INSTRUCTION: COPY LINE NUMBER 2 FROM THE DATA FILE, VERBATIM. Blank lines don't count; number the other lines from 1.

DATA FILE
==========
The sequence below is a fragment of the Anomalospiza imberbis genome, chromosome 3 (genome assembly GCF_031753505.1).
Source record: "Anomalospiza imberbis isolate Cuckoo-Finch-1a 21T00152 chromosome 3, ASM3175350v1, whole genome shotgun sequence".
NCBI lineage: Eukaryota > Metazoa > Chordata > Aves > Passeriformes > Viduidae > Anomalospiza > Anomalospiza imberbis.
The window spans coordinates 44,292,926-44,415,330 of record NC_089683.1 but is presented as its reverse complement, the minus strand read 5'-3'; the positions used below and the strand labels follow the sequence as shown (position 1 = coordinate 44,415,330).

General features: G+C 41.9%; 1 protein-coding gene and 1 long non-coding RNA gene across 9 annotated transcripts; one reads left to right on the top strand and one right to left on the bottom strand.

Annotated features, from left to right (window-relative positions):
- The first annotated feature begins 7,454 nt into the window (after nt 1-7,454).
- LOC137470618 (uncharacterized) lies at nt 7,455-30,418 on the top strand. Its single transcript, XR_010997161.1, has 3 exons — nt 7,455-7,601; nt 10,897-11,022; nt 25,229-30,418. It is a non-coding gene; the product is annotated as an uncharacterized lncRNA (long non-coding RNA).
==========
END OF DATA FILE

Source record: "Anomalospiza imberbis isolate Cuckoo-Finch-1a 21T00152 chromosome 3, ASM3175350v1, whole genome shotgun sequence".